Mumbai Traffic: Creeping to a halt
Mumbai public transport: Creepy, Crawly
Published: Friday, Feb 15, 2013, 3:00 IST
By Binoo Nair | Place: Mumbai | Agency: DNA
Have you been grumbling that your daily commute is getting increasingly
torrid every day? Does it often seem that the cars ahead don't move for
longer, more agonising minutes? It’s not your imagination. Latest data shows
that Mumbaikars brave enough to take the wheel are driving in a city that is
unparalleled in the world as far as traffic paradoxes go.
Close to 80% commuters in the financial capital use public transport but the
possible environmental gains from that are lost amid the sheer numbers of
vehicles on the city’s roads.
According to figures from the state transport department, the number of
vehicles registered with the city's three Regional Transport Offices (RTOs)
went up from 10,69,499 in the year 2002 to 20,35,051 in 2012 — a rise of
90.28%. During the same period, the number of driver’s licence holders
increased by around 66%, from 38,45,852 in 2002 to 63,92,067 in 2012.
The 195 local trains of the suburban railway system provide about 2,800
trips daily using electricity. The 37,000-odd taxis and 1,06,000-odd
autorickshaws use Compressed Natural Gas. Both are non-polluting sources of
energy, but slow moving traffic — at an average 8km per hour — spews enough
suspended particulate matter (SPM) and noxious fumes to give the city its
high level of air pollution.
Simultaneously, the fabled public transport of the city is now well past
being described asbursting at the seams. Frequent delays and breakdowns on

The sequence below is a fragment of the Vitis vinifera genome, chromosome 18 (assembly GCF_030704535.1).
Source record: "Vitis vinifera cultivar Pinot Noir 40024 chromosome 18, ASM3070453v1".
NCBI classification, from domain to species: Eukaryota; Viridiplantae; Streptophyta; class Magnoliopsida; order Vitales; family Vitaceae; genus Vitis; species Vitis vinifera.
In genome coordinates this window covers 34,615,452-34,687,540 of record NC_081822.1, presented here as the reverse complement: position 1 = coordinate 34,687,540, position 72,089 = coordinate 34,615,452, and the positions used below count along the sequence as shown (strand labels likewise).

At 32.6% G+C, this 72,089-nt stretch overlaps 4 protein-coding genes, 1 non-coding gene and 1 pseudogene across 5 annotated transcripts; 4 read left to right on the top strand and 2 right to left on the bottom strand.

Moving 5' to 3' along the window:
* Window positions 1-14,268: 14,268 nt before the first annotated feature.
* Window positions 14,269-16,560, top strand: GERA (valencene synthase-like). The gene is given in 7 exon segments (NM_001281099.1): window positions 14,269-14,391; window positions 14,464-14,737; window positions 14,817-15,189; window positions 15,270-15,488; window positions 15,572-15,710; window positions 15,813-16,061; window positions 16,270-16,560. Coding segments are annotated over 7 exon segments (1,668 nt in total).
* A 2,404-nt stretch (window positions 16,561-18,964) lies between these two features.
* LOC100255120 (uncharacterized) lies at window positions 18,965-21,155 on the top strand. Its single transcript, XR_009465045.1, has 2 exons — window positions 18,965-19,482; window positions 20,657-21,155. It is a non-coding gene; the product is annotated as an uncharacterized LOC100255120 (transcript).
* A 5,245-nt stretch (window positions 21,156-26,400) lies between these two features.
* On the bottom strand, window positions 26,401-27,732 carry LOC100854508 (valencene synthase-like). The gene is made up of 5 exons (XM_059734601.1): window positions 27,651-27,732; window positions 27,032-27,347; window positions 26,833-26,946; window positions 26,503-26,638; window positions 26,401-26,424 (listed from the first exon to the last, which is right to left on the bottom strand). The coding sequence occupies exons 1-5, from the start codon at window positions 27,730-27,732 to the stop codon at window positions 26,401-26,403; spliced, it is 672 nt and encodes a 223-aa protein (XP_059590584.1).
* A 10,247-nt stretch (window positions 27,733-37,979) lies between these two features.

the suburban railway and the bus services prompt a rising number of
Mumbaikars to add their own set of wheels to the already huge number of
vehicles on the roads.
The result is a city where all systems that monitor and control road
traffic, whether it is the traffic police or the RTO inspectors, are
overwhelmed and unable to keep up. Almost 1 lakh vehicles are being added to
city’s roads every year and the other thing that hasn’t been able to keep up
is the roads themselves — 1,900 km that has not grown much in the past
decade. The road network has grown by a few metres in a decade, admit civic
officials. It is little wonder then that experts believe the condition will
worsen rapidly from here.
Worse, the number of personnel at the three RTOs has actually registered a
decline — from 1,202 in 1999 to 1,005 in 2009 to 569 in 2012. Statistics
with the transport commissionerate show that as of 2012, the sanctioned
strength was supposed to be 965 but 396 of these posts have remained vacant,
leaving key responsibilities, including checking road worthiness of vehicles
and conducting adequate tests for aspiring drivers, unmanned.
This combination of growing vehicular population, stagnating road networks,
few new high-speed roads and lack of monitoring has led to our daily
commuting nightmare — vehicles crawling at anything between 8 kmph to 15
kmph during most parts of the day against a desirable speed of 90 kmph.
This has completely nullified any environmental gains made by
electricity-driven trains and CNG-powered taxis, rickshaws and BEST buses. A
study by the Joint Technical Committee to study the need for a coastal road
in Mumbai showed that SPM levels noted at the same spot had risen from 381 μ
gm/cu m in 2004 to 642 μ gm/cu m in 2011, a dangerous 68% rise in air
pollution relating to SPM. The same study noted that between 2004 and 2011,
the city saw a rise in cases of cough (from 13.3% to 41.3%), bronchitis
(from 21.4% to 31.1%) and eye irritation (from 14.1% to 38.4%).
With the study predicting that the Mumbai Metropolitan Region is expected to
be the largest urban agglomeration in the country by 2031, the bad news is
all set to get worse. The share of public transport — trains and buses — is
on a downward spiral, from 84% to 78% of total commuters.
Growing income levels and saturation in public transport — only last week,
Central Railway’s suburban system breached the 40 lakh passengers per day
mark — will see the share of private transport continuing to grow.
The phenomenon has begun. The MMRDA’s Comprehensive Transport Study showed
that between 1991 and 2005, car numbers grew by 137%, two-wheelers by 306%,
autorickshaws by 420% and taxis by 125%.
If you thought your daily drive can’t get any worse, think again.